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S. 1838: Hong Kong Human Rights and Democracy Act of 2019

Nov 20, 2019 at 5:11 p.m. ET. On Motion to Suspend the Rules and Pass in the House.

This was a vote to pass S. 1838 in the House. This vote was taken under a House procedure called “suspension of the rules” which is typically used to pass non-controversial bills. Votes under suspension require a 2/3rds majority. A failed vote under suspension can be taken again.

The legislation recently unanimously passed both a Senate and House committee.


Millions of Hong Kong citizens have peacefully protested and demonstrated since June, in marches and rallies that have grabbed the world’s attention. Held at first in response to a specific legislative bill proposing easier extraditions, the protests later metastasized into a more all-encompassing demand for governmental reforms.

Hong Kong is a special “administrative region,” formally part of the United Kingdom for about 150 years, but now part of China since a 1997 changeover. Although the changeover’s terms originally required China to pledge a generally hands-off approach to Hong Kong, certainly much more so than the heavy governmental control China applies to the rest of their nation, China has gradually ramped up control since 1997.

This summer’s proposed bill in Hong Kong about extraditions — which would make it easier for their citizens accused of a crime to be sent away, including most notably to mainland China where dissident citizens can be “disappeared” — was seen by many in Hong Kong as the last straw.

In the U.S., the United States-Hong Kong Policy Act of 1992 has governed U.S. policy towards the region. Essentially, it maintains all treaties and commitments to Hong Kong regardless of China’s official national agreement or participation. China, of course, sharply criticized the legislation at the time of its enactment.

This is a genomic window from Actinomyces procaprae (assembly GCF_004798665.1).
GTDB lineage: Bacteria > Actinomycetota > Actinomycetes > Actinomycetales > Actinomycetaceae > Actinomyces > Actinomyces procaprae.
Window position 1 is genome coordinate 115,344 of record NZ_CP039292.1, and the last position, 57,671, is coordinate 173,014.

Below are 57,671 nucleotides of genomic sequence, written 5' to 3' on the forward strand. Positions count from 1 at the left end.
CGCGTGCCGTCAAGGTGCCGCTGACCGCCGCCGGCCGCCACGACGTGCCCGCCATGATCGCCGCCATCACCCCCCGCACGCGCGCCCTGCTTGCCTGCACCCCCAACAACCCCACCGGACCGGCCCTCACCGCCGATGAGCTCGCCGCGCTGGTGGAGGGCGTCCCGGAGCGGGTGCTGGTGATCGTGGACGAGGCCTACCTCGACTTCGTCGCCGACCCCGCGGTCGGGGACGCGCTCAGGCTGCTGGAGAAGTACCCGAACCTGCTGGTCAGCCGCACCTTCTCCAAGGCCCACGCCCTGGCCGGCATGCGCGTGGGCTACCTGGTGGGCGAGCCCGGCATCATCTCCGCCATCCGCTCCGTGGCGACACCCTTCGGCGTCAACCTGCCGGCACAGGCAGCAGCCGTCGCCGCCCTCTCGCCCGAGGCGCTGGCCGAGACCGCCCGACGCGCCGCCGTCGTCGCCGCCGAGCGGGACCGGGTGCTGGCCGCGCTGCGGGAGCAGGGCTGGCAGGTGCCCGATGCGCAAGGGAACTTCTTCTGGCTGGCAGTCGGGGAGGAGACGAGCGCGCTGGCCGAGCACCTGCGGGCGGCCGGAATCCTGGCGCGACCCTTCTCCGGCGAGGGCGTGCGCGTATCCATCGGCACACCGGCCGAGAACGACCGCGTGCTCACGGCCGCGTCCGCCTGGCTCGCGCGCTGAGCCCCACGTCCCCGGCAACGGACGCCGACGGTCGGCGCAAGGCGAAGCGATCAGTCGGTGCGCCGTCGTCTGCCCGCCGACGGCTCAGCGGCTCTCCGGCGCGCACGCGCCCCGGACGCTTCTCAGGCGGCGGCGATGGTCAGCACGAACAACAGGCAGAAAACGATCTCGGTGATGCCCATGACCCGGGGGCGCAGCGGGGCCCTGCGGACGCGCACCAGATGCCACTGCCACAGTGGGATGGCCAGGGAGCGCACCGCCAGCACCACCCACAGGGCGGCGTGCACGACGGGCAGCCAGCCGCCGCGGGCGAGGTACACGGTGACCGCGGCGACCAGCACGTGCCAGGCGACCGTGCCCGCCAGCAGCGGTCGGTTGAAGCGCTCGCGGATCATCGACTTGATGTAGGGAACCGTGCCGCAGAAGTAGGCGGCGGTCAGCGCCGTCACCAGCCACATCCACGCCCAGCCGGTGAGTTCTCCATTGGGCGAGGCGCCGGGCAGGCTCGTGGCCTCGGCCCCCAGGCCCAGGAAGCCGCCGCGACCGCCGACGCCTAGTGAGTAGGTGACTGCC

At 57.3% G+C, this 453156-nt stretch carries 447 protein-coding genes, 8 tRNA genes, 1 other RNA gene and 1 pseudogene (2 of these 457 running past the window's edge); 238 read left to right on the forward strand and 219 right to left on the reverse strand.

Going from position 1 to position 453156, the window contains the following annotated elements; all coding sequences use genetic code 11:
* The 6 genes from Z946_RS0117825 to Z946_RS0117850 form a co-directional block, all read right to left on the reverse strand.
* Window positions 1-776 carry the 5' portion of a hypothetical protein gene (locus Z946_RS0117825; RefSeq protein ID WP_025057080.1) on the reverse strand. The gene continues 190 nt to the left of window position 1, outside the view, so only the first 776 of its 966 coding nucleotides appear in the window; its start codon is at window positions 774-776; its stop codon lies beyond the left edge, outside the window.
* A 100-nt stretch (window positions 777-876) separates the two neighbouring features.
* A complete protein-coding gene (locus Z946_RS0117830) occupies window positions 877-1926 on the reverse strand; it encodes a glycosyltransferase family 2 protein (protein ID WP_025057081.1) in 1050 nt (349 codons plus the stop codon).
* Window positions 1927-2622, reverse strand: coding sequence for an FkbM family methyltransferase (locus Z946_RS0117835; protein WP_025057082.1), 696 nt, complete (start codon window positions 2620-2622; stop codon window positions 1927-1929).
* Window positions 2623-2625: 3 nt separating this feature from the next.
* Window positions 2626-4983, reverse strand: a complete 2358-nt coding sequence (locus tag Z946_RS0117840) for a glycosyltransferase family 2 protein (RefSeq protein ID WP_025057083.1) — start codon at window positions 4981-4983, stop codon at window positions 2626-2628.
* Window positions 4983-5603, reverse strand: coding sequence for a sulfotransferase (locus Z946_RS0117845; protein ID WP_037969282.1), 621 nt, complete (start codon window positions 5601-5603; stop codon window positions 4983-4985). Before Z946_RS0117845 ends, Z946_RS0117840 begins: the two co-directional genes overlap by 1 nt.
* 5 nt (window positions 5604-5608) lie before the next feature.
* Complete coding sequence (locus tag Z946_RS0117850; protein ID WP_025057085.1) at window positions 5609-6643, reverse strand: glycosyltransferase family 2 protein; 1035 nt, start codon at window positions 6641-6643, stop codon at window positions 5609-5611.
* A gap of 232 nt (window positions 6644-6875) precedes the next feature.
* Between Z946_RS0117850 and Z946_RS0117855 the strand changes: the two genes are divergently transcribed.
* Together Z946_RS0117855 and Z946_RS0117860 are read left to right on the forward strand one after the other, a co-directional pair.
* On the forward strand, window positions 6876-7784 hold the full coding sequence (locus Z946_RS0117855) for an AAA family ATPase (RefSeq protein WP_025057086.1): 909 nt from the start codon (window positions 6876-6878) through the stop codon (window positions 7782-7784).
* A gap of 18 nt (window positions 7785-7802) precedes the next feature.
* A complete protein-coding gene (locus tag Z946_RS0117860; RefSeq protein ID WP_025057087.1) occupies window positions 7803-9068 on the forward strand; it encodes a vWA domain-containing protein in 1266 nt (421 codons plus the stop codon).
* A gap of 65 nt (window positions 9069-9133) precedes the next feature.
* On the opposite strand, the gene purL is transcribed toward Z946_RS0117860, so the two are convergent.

What the legislation does

The Hong Kong Human Rights and Democracy Act would require the State Department annually re-certify Hong Kong’s autonomous nature, in order for the so-called “special treatment” the U.S. affords Hong Kong to continue.

It would also mandate the U.S. government identify any specific people involved in abductions of Hong Kong protesters or extraditions of Hong Kong citizens to mainland China, and freeze any of their U.S.-based assets and deny them physical entry into the U.S.

Lastly, it would clarify under federal law that nobody should be denied a visa to the U.S. on the basis of participating in Hong Kong protests.

The House version was introduced on May 13 as bill number H.R. 3289, by Rep. Chris Smith (R-NJ4). The Senate version was introduced the same day as bill number S. 1838, by Sen. Marco Rubio (R-FL).

What supporters say

Supporters argue the legislation stands on the side of human rights, democracy, and personal freedom over autocracy, government control, and authoritarianism.

“Democracy and freedom are under assault in Hong Kong, and it is critical for the Congress to reaffirm the United States’ commitment to Hong Kong’s autonomy, to the human rights guaranteed the people of Hong Kong, and to those peacefully protesting the Chinese government’s increasingly rough oversight of Hong Kong,” Rep. Smith said in a press release.